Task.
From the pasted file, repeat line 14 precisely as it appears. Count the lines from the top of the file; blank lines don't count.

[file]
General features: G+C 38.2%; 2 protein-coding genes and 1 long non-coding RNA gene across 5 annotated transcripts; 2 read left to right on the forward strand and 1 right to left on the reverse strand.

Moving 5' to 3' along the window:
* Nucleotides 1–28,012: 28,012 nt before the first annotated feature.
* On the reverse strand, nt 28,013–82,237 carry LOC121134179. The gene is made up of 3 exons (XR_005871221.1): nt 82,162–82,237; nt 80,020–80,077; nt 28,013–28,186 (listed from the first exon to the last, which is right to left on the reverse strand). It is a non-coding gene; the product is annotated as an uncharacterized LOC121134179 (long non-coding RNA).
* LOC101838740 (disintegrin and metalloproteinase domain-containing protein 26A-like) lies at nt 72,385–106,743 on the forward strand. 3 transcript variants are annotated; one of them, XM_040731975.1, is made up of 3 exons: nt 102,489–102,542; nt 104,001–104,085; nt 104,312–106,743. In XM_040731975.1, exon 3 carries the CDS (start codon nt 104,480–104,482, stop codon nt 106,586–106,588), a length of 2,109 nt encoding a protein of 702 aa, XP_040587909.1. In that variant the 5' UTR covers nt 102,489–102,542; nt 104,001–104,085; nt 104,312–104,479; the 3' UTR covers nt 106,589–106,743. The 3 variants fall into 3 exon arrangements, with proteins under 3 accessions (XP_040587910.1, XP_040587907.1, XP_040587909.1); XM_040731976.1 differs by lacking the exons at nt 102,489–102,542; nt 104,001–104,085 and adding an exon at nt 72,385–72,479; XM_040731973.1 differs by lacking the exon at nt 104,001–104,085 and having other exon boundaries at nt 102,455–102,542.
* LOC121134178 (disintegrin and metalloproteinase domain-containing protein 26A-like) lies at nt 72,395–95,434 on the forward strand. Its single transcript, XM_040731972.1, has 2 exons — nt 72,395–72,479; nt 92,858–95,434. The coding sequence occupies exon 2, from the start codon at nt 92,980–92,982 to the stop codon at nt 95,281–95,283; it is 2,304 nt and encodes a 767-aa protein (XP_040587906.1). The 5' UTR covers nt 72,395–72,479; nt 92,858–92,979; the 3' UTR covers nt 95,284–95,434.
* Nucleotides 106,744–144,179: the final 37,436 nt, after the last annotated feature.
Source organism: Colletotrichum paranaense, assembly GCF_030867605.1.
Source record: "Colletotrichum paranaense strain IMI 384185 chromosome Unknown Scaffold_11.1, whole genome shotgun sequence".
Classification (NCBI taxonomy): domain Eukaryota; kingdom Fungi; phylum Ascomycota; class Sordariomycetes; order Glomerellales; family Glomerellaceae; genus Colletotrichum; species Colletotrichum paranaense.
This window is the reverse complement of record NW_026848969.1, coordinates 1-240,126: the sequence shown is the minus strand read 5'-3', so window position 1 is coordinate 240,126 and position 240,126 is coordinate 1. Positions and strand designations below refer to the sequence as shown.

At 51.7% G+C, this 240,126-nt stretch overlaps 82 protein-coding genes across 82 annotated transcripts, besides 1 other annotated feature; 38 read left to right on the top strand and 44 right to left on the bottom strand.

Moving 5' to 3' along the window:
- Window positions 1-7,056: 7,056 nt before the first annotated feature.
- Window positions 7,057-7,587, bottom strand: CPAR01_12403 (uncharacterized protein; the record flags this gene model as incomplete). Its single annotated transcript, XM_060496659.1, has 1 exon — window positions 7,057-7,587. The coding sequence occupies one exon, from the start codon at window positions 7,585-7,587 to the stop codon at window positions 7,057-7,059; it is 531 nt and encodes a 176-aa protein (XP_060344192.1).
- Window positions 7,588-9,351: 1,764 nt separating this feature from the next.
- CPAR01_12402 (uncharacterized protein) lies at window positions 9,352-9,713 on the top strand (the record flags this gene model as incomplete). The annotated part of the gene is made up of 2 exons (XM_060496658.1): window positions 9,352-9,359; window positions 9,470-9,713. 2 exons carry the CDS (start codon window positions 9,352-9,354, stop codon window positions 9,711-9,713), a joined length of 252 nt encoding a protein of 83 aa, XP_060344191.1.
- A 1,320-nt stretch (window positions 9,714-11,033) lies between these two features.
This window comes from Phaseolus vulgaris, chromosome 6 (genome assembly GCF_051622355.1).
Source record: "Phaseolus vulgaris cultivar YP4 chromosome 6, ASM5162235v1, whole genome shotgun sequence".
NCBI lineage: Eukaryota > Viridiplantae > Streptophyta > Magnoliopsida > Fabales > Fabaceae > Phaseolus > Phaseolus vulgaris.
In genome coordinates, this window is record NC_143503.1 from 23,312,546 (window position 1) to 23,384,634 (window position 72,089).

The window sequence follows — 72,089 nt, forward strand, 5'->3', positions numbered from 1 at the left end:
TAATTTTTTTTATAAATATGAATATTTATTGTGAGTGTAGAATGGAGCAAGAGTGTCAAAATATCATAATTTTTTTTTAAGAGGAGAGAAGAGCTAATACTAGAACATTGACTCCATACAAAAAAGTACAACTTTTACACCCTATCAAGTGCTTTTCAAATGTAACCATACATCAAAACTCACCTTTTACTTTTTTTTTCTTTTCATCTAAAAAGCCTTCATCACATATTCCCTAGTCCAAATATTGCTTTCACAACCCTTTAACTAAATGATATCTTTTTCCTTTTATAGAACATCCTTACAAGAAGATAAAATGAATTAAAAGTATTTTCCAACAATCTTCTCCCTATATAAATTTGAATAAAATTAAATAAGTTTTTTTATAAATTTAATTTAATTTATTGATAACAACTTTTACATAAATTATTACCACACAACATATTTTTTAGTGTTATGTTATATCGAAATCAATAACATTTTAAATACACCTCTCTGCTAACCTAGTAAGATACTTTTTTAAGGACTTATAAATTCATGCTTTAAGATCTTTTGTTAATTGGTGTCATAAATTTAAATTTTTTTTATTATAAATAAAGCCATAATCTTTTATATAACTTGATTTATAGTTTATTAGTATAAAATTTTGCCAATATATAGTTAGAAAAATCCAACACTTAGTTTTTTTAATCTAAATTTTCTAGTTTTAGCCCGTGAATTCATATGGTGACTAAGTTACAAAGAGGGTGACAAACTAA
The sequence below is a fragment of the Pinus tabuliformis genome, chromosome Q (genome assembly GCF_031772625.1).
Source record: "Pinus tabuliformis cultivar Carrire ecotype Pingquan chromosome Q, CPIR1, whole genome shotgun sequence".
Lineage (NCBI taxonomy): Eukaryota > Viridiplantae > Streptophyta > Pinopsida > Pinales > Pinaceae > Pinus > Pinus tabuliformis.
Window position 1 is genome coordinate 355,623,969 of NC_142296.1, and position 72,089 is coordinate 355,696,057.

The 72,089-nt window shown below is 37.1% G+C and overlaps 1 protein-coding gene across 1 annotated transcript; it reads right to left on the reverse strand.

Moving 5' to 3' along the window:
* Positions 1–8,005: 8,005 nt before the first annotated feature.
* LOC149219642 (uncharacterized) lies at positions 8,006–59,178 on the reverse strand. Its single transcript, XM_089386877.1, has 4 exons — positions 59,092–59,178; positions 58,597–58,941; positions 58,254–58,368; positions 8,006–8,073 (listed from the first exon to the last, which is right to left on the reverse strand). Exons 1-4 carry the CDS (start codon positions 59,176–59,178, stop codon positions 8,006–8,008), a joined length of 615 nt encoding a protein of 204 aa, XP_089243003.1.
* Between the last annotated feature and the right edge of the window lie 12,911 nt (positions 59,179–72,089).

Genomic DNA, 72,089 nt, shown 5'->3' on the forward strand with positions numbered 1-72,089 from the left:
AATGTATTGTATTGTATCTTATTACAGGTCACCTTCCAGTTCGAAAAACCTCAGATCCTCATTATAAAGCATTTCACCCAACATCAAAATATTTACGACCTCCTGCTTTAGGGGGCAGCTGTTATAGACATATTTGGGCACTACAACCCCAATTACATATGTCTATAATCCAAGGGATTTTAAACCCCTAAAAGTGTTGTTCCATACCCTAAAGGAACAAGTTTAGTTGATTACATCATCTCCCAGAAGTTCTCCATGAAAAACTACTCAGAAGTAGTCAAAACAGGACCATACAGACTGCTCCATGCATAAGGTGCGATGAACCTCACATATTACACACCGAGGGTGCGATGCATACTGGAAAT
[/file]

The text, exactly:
- Window positions 1-7,056: 7,056 nt before the first annotated feature.